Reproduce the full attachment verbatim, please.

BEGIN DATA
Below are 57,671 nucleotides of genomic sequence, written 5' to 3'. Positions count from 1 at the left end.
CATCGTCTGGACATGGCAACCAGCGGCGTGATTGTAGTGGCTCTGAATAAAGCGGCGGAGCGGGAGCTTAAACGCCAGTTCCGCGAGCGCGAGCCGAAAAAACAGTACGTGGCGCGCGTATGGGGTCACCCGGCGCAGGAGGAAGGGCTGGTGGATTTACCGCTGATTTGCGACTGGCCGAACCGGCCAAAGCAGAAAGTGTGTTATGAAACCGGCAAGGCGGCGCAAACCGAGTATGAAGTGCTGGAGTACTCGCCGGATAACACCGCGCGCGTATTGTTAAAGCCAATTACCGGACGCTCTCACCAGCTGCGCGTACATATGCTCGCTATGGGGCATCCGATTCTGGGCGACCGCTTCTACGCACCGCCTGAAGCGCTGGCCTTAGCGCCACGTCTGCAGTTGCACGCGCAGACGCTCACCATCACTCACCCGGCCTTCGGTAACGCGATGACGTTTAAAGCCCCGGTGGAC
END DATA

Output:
Below are 57,671 nucleotides of genomic sequence, written 5' to 3'. Positions count from 1 at the left end.
CATCGTCTGGACATGGCAACCAGCGGCGTGATTGTAGTGGCTCTGAATAAAGCGGCGGAGCGGGAGCTTAAACGCCAGTTCCGCGAGCGCGAGCCGAAAAAACAGTACGTGGCGCGCGTATGGGGTCACCCGGCGCAGGAGGAAGGGCTGGTGGATTTACCGCTGATTTGCGACTGGCCGAACCGGCCAAAGCAGAAAGTGTGTTATGAAACCGGCAAGGCGGCGCAAACCGAGTATGAAGTGCTGGAGTACTCGCCGGATAACACCGCGCGCGTATTGTTAAAGCCAATTACCGGACGCTCTCACCAGCTGCGCGTACATATGCTCGCTATGGGGCATCCGATTCTGGGCGACCGCTTCTACGCACCGCCTGAAGCGCTGGCCTTAGCGCCACGTCTGCAGTTGCACGCGCAGACGCTCACCATCACTCACCCGGCCTTCGGTAACGCGATGACGTTTAAAGCCCCGGTGGAC